The Department of Energy’s (DOE’s) Vehicle Technologies Office estimates the cost of an electric vehicle lithium-ion battery pack declined 89% between 2008 and 2022 (using 2022 constant dollars). The 2022 estimate is $153/kWh on a usable-energy basis for production at scale of at least 100,000 units per year. That compares to $1,355/kWh in 2008. The decline in cost is due to improvements in battery technologies and chemistries, and an increase in manufacturing volume.
Sources: 2018–2022 – U.S. DOE, Vehicle Technologies Office, using Argonne National Laboratory’s BatPaC: Battery Manufacturing Cost Estimation Tool
2017 – Steven Boyd, DOE, Vehicle Technologies Office, 2017 Annual Merit Review, Batteries and Electrification R&D Overview, June 18, 2018, PowerPoint presentation, p. 7.
2016 – David Howell, DOE, Vehicle Technologies Office, 2017 Annual Merit Review, Electrochemical Energy Storage R&D Overview, June 20, 2017, PowerPoint presentation, p. 6.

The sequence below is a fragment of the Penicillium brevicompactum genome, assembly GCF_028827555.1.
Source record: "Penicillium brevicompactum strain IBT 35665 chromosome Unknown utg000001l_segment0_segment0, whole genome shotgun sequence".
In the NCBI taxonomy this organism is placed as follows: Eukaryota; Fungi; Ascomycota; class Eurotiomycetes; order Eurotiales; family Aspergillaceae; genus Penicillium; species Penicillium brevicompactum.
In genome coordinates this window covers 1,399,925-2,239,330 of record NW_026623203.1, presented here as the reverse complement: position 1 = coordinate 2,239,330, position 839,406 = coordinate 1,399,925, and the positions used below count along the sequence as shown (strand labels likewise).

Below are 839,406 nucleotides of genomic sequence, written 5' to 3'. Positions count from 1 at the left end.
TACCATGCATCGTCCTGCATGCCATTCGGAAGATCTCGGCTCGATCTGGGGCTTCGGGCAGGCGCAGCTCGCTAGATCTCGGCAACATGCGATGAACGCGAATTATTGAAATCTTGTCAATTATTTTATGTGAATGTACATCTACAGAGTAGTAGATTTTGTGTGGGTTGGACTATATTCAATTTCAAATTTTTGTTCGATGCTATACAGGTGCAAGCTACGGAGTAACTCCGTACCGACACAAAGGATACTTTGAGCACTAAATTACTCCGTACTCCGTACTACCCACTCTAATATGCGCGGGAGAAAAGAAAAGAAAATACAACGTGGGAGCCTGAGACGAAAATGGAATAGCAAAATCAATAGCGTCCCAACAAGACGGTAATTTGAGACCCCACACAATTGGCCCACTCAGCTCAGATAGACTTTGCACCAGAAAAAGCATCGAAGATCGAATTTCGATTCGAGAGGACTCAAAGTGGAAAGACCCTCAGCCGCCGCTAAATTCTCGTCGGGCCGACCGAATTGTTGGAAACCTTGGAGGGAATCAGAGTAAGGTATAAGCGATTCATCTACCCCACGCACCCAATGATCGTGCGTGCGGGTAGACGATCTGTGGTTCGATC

2008–2015 – National Academies of Sciences, Engineering, and Medicine 2017. Review of the Research Program of the U.S. DRIVE Partnership: Fifth Report. Washington, DC: The National Academies Press, p. 173.
A wave of new planned electric vehicle battery plants will increase North America’s battery manufacturing capacity from 55 Gigawatt-hours per year (GWh/year) in 2021 to nearly 1,000 GWh/year by 2030. Most of the announced battery plant projects are scheduled to begin production between 2025 and 2030. By 2030, this production capacity will be capable of supporting the manufacture of roughly 10 to 13 million all-electric vehicles per year.
To optimize supply chain logistics, many battery plants will be co-located with automotive plants. Most of the planned projects in the United States are concentrated along a north-south band from Michigan to Alabama. Based on current plans, Kentucky, Tennessee, Georgia, and Michigan will see the highest growth in battery manufacturing capacity.
Source: David Gohlke, Yan Zhou, Xinyi Wu, and Calista Courtney, Argonne National Laboratory, Assessment of Light-Duty Plug-in Electric Vehicles in the United States, 2010–2021, ANL-22/71, 2022.
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